I can only imagine the myriad of feelings that flooded her mind as she saw me, with a tube up my nose, liquid nutrition pouring into my skeletal frame. She must have rightly assumed I’d refused to eat. Anger, frustration, guilt, helplessness, love, overwhelm, hopelessness, and more rushing through her brain. My mother never yelled, she never made a scene. I can’t recall her being sarcastic before that night.
Sarcasm was my father’s specialty. He coped with my illness by retreating into a depression he had been medicating with Johnnie Walker Red for decades. When he was inebriated, he lashed out with his intelligence that fueled cruel barbs. He sobered up when I was 13, and having lost his job, disappeared into his bedroom and became a recluse. Once my parents divorced, my mother moved up to Connecticut (we grew up in Queens, NY) and he rarely left the apartment. He almost never came to visit me in the psychiatric hospital—I had over 20 inpatient admissions spread over 21 years. I felt abandoned and rejected during a time when I needed him and it was his death in 2013 that was a precipitating factor in my last suicide attempt a year later.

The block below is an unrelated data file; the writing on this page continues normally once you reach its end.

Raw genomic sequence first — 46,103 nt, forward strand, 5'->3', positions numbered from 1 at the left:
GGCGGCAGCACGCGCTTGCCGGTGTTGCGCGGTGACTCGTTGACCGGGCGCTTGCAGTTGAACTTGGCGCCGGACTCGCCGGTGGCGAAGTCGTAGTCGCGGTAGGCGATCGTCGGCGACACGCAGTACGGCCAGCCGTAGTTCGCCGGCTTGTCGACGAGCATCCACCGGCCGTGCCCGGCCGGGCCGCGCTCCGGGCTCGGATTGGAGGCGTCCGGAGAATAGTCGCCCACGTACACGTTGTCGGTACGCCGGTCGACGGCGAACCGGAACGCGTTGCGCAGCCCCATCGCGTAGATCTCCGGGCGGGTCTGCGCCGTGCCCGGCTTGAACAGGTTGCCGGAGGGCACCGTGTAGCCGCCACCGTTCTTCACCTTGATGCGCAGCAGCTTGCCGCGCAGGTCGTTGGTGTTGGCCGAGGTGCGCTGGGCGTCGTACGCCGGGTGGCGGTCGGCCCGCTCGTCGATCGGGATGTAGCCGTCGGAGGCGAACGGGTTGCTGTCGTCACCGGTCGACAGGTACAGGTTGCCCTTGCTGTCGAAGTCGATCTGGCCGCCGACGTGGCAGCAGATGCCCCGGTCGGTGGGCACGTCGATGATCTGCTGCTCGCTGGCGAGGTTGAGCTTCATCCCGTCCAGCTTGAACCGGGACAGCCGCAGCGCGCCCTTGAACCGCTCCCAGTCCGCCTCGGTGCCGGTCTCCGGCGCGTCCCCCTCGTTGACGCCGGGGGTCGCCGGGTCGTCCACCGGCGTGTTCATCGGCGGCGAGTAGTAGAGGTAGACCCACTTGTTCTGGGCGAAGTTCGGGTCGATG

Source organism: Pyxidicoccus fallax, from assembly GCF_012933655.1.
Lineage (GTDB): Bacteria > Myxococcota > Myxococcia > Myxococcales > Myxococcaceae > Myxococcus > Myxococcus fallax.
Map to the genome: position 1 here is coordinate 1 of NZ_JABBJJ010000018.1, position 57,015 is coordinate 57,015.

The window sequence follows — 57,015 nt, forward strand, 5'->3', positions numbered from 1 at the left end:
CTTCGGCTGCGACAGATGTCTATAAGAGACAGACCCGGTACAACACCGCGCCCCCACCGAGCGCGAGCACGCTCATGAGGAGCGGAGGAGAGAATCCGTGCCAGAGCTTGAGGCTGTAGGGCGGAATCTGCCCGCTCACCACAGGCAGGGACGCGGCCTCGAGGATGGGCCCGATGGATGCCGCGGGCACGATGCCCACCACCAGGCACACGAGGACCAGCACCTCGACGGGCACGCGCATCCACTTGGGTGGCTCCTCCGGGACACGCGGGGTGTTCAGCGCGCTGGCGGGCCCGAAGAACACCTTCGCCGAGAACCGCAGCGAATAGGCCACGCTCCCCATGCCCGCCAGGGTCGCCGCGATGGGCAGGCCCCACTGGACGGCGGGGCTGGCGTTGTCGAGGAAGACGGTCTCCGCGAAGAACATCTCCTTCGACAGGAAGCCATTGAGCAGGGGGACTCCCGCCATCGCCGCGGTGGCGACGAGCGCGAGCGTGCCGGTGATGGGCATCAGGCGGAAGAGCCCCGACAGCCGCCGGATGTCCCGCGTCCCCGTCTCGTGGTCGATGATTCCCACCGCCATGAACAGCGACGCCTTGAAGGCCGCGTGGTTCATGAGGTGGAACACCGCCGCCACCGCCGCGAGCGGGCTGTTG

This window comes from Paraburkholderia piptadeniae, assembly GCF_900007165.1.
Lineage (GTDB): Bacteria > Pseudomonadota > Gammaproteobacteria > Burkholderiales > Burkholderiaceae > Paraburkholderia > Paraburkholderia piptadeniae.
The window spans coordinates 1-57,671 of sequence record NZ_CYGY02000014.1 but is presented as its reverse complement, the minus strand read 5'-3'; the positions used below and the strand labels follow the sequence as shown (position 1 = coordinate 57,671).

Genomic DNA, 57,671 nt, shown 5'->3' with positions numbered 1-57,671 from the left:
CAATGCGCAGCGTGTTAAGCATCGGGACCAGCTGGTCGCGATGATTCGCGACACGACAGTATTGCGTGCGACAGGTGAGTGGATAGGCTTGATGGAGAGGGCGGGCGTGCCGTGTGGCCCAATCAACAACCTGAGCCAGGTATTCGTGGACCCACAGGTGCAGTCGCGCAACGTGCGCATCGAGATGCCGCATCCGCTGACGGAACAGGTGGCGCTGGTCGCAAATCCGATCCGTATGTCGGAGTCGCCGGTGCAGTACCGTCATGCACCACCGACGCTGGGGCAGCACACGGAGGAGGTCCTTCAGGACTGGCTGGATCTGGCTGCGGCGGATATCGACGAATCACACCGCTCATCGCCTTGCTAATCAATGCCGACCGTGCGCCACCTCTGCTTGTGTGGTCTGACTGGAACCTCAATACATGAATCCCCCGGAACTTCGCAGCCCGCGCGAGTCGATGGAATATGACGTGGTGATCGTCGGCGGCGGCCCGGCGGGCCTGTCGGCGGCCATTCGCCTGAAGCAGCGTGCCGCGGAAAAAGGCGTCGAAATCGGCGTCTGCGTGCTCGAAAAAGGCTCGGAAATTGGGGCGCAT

I wasn’t properly diagnosed and treated competently until my late twenties. Today, clinicians are diagnosing adolescents prior to the age of 18 with psychiatric illnesses such as BPD and bipolar disorder. Early diagnosis means early intervention and treatment, and an improved prognosis and outcome.